In 1835, CS Carpenter finished a beautiful white quilt by stuffing and sewing a cord between layers of soft, fine white cotton to spell out her name and the date. The quilt was passed down or sold through the years, and ended up in the hands of Arlingtonian Mrs. Francis Humphrey, who received the quilt from the owner of the two-family house she lived in by the Mystic Lakes. This is all we know. Signed in 1835 by CS Carpenter, owned by a family near the Mystic Lakes in 1900’s, and donated to the Arlington Historical Society in 1975 by Mrs Humphrey.
While we don’t know anything about the former owners or the maker of this 180 year old quilt, we can definitely look to the style and traditions of quilting to learn more. In general, quilts made of white fabric and white thread are simply known as ‘whitework’ quilts. Whitework quilts with stuffed padding and tiny tights stitches such as the Carpenter Quilt also have origins in European textile traditions, like the Italian trapunto, or French broderie de Marseille, which are both methods of stuffed quilting. In fact, one of the oldest known quilts, the ‘Tristan and Isolde’ quilt, made between 1360 and 1400, is made in much the same way as the Carpenter Quilt . CS Carpenter would have been a skilled quilter, planning and executing this large, elaborate design in thousands of tiny stitches. Each raised area is stuffed with soft cotton twine through the backing, sealed in with tiny stitches, with even more stitches to create the shapes and motifs of the quilt.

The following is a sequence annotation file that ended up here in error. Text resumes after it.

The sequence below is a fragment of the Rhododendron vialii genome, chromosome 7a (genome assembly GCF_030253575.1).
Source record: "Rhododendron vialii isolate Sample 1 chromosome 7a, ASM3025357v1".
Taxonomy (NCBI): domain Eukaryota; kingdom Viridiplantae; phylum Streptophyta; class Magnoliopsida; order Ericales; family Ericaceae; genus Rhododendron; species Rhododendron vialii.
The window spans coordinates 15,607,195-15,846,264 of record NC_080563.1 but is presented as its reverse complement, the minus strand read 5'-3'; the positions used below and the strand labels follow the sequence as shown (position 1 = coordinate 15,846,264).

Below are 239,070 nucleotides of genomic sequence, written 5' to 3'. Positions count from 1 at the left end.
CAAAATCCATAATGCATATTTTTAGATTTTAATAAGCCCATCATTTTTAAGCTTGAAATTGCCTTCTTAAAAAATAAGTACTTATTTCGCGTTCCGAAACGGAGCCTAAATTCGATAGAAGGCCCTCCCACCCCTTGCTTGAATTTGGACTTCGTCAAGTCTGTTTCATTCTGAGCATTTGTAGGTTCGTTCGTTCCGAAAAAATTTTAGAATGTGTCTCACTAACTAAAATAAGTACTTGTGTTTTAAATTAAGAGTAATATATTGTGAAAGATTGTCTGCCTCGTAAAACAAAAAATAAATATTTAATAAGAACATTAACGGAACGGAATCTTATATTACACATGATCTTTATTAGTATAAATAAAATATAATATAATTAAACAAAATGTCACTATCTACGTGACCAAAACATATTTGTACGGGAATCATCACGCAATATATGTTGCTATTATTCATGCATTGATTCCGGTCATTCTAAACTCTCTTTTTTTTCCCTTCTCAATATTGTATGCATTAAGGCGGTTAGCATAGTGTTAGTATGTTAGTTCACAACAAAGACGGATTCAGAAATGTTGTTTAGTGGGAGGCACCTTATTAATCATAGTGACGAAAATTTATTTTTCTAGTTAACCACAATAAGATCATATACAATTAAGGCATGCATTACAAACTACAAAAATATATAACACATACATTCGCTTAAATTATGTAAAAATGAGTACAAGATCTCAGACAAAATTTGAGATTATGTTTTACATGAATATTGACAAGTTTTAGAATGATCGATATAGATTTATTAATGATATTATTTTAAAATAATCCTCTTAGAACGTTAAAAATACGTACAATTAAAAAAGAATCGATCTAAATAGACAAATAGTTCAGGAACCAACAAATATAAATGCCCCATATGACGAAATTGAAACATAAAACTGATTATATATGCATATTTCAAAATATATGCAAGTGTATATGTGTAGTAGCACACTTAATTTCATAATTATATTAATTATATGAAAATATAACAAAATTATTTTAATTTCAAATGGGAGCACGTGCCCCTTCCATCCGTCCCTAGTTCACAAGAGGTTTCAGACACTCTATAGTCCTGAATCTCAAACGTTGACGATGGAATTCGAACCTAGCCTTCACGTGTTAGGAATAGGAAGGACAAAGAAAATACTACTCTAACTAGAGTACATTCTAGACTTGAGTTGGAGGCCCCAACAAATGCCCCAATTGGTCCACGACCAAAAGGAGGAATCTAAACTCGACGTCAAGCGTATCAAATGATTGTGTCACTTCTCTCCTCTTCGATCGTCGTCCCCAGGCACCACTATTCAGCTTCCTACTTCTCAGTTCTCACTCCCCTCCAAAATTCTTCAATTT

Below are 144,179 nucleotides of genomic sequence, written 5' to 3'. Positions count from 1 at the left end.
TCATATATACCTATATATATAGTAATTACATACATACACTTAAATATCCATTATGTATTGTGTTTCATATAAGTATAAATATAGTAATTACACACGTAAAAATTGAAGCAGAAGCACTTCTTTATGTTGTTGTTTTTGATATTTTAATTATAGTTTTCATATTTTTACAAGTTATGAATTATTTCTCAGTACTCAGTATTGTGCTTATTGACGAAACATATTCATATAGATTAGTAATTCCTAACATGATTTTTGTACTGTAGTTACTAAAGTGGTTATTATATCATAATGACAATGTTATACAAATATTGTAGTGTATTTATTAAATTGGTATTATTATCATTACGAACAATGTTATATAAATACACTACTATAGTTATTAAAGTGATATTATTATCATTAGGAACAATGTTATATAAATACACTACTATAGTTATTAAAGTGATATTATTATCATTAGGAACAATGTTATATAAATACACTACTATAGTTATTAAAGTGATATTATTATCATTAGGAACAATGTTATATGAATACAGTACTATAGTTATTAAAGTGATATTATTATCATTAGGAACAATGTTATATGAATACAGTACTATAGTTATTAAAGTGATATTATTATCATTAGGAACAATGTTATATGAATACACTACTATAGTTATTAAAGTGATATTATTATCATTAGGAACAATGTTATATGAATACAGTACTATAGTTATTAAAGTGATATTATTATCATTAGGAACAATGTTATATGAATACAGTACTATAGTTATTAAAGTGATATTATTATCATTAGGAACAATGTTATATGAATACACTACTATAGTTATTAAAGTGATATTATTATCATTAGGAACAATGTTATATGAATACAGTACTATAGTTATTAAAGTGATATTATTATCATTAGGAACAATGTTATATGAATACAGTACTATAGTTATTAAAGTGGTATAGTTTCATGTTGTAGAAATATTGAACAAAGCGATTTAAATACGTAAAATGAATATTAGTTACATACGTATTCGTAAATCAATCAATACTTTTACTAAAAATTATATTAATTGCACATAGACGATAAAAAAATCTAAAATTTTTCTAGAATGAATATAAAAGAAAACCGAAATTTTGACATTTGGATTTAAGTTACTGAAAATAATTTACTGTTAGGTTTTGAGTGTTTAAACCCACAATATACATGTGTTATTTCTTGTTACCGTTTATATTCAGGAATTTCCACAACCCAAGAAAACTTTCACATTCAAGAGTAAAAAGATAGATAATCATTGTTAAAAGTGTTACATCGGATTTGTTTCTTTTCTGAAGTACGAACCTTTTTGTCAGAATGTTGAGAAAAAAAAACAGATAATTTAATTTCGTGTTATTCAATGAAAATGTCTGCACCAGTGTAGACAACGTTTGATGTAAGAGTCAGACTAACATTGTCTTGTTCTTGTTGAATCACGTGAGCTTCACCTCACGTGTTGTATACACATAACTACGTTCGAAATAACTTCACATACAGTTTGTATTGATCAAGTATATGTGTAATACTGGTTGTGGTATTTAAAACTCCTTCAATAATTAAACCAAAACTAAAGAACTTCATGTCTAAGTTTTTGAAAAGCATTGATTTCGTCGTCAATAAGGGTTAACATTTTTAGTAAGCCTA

White quilts, whole cloth quilts, and stuffed quilts were all quite popular in the first half of the 19th century. Making quilts was also a past time that many young women engaged in just prior to marriage, so that she could take a set of household bedding and linens into her new marriage. We can easily imagine a young woman, likely white, likely from a comfortable family, on the east coast of the US, spending her late teens or early twenties stitching away at her fashionable design, herself trying to imagine what her life would be like when she married. What became of CS Carpenter is unknown, but we can forever appreciate her fine eye for design, and her skilled hands. Signed quilts are rare, so it is easy to image CS Carpenter was a bold woman, proud of her fine work, and rightly insistent that her signature stay with her creation through the years.
Brackman, Barbara. Clues in the Calico: A Guide to Identifying and Dating Antique Quilts. McLean, VA: EPM Publications, 1989. Print.